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Student Loans

Student Loan Alternatives

Student loans can help pay for a college degree, but they may not be your first choice if you’d like to keep education debt to a minimum. You have several student loan alternatives that could help with managing the costs of going to school.

Alternatives to student loans include grants, scholarships, and work-study programs. You might also use savings or income from a part-time job to pay for school. 

The good news is you don’t have to limit yourself to just one of these options. Here’s a closer look at several of the best ways to pay for college apart from student loans. 

In this guide:


Scholarships are financial awards you don’t need to repay. That makes them attractive alternatives to student loans. 

Categories of scholarships include the following:

  • Merit-based, which are based on academic achievement or skill, such as athletics or the arts
  • Need-based, which are granted according to financial need
  • Niche, which may be awarded based on factors such as gender, ethnicity, or course of study

Scholarship programs may have specific requirements you need to meet to apply, such as maintaining a minimum GPA or having red hair. Some scholarships may be more competitive or selective than others. For example, the prestigious Rhodes Scholarship is awarded to just 32 U.S. students per year. 

The amount that scholarships award can vary widely, from just a few hundred dollars to all expenses paid, as is the case for Rhodes Scholars. 

Funds may be paid to the school or the student, depending on the program. Scholarships may be offered by:

Certain scholarships may require you to reapply or recertify each year to maintain eligibility. For example, New York state’s Excelsior Scholarship program is a need-based scholarship that allows eligible students to attend SUNY or CUNY tuition-free. Students who qualify must recertify their income annually to continue receiving the scholarship.


Grants are similar to scholarships in that you don’t need to repay them in most cases. Many of the same types of entities or organizations that offer scholarships can also provide grants. Some are merit-based, and others are awarded to students based on need or special considerations, such as field of study.

You must apply for grants individually or by completing the Free Application for Federal Student Aid (FAFSA).

For example, filling out the FAFSA gets you automatic consideration for federal Pell Grant funding. Other federal grants include:

  • Federal Supplemental Education Opportunity Grants
  • Teacher Education Assistance for College and Higher Education (TEACH) Grants
  • Iraq and Afghanistan Service Grants

Like scholarships, most grants are disbursed to the school, though some programs may provide funds to students if part of the money is to be used to cover living expenses. Competitiveness and eligibility requirements vary based on which grant you’re applying for.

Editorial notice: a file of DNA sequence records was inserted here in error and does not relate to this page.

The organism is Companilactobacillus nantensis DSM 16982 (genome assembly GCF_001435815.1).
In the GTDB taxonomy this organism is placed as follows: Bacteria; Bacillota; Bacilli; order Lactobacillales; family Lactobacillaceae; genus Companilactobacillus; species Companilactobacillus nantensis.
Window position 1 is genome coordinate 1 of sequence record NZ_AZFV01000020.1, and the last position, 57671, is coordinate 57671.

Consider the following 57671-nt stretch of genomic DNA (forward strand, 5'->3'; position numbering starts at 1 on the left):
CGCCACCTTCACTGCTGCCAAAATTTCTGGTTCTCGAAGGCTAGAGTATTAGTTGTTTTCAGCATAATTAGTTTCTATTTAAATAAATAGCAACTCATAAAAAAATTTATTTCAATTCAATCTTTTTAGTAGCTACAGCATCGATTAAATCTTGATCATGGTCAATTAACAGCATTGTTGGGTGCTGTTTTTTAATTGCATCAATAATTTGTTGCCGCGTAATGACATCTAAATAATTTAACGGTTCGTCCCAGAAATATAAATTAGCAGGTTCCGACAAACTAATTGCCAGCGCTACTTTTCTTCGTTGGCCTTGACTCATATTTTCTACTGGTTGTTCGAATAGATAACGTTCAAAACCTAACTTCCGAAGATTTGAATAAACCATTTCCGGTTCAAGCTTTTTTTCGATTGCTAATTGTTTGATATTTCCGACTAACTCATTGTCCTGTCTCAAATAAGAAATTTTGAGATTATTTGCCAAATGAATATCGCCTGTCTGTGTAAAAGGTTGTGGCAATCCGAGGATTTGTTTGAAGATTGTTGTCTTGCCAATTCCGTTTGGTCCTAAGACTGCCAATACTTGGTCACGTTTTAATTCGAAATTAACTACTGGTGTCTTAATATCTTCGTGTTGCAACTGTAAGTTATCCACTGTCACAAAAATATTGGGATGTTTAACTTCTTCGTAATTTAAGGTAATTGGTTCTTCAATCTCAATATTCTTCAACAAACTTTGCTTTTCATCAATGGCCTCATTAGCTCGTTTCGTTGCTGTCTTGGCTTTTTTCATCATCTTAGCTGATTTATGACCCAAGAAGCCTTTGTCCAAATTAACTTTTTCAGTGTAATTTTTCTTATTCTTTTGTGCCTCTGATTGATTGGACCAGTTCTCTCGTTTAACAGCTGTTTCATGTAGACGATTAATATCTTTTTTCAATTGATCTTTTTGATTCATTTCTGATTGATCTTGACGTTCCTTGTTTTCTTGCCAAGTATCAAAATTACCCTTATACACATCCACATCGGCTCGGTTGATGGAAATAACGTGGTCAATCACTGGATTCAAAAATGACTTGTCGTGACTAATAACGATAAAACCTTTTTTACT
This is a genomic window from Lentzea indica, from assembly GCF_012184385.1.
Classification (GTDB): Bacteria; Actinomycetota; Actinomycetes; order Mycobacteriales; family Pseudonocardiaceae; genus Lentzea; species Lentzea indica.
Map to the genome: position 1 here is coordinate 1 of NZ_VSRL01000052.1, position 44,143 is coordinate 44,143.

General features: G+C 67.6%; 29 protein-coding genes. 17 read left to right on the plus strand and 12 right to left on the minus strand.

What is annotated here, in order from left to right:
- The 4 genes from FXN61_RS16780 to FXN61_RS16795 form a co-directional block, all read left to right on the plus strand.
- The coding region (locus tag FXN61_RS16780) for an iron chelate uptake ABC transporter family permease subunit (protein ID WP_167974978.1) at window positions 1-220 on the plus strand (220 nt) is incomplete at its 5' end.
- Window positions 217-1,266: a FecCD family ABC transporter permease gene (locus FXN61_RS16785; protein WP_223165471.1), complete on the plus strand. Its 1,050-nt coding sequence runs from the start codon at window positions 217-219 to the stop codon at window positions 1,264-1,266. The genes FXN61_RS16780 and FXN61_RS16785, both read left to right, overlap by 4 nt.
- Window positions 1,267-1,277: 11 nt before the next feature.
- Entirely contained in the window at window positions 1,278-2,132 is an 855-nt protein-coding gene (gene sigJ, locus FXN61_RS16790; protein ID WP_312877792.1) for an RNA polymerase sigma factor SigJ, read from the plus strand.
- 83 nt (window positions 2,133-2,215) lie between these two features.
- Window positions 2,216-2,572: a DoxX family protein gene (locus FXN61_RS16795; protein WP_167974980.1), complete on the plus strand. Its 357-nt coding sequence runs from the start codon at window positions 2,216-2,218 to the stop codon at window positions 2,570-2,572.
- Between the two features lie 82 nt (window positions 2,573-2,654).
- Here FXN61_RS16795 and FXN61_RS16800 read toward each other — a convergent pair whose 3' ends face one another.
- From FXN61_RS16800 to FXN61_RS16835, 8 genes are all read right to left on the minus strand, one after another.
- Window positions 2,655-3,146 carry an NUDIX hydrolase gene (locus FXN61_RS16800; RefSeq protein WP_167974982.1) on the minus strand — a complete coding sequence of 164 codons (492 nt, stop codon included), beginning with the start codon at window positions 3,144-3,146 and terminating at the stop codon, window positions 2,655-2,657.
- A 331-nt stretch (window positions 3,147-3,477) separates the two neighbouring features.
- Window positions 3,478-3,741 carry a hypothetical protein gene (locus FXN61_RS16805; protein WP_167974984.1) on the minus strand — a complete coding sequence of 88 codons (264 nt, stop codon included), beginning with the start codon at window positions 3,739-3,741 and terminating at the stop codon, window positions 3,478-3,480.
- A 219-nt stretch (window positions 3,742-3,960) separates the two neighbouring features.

As we mentioned, most grants don’t need to be repaid, but a service commitment may be required. 

For example, TEACH grant recipients must commit to teaching at an approved school for at least four years. Otherwise, their grants are converted to Direct Unsubsidized Loans, which they must repay with interest.


Work-study programs allow you to work and earn money to pay for college. You might consider work-study as an alternative to student loans if you have room to commit to part-time work. 

The federal work-study program is open to undergraduate, graduate, and professional students enrolled full- or part-time with demonstrated financial need. If you’re interested in work-study, check with your school’s financial office to see whether it participates in the program. 

Federal work-study recipients must earn at least the federal minimum wage, though some jobs may pay more. How much you earn can depend on:

  • Your level of financial need
  • When you apply
  • How much work-study funding your school has available

Jobs may be on-campus or off-campus, and the Department of Education prefers that students do work related to their field. 

Your work hours cannot exceed your federal work-study award, and you must be paid at least once per month. Payments are sent to you directly instead of to your school. 

Other notes about work-study include:

  • Most schools require you to find and apply for an appropriate job.
  • Funding is distributed on a first-come, first-served basis, so it’s wise to apply early.
  • Being approved for work-study does not guarantee you’ll find a job.
  • You’re responsible for using work-study funds to pay your education costs.

Part-time work 

Getting a part-time job is another alternative to student loans you might consider if you don’t qualify for federal work-study. You can earn money in your spare time to pay for tuition, fees, books, and other education expenses. 

If you’re considering part-time work, it’s helpful to weigh all the options. Those include: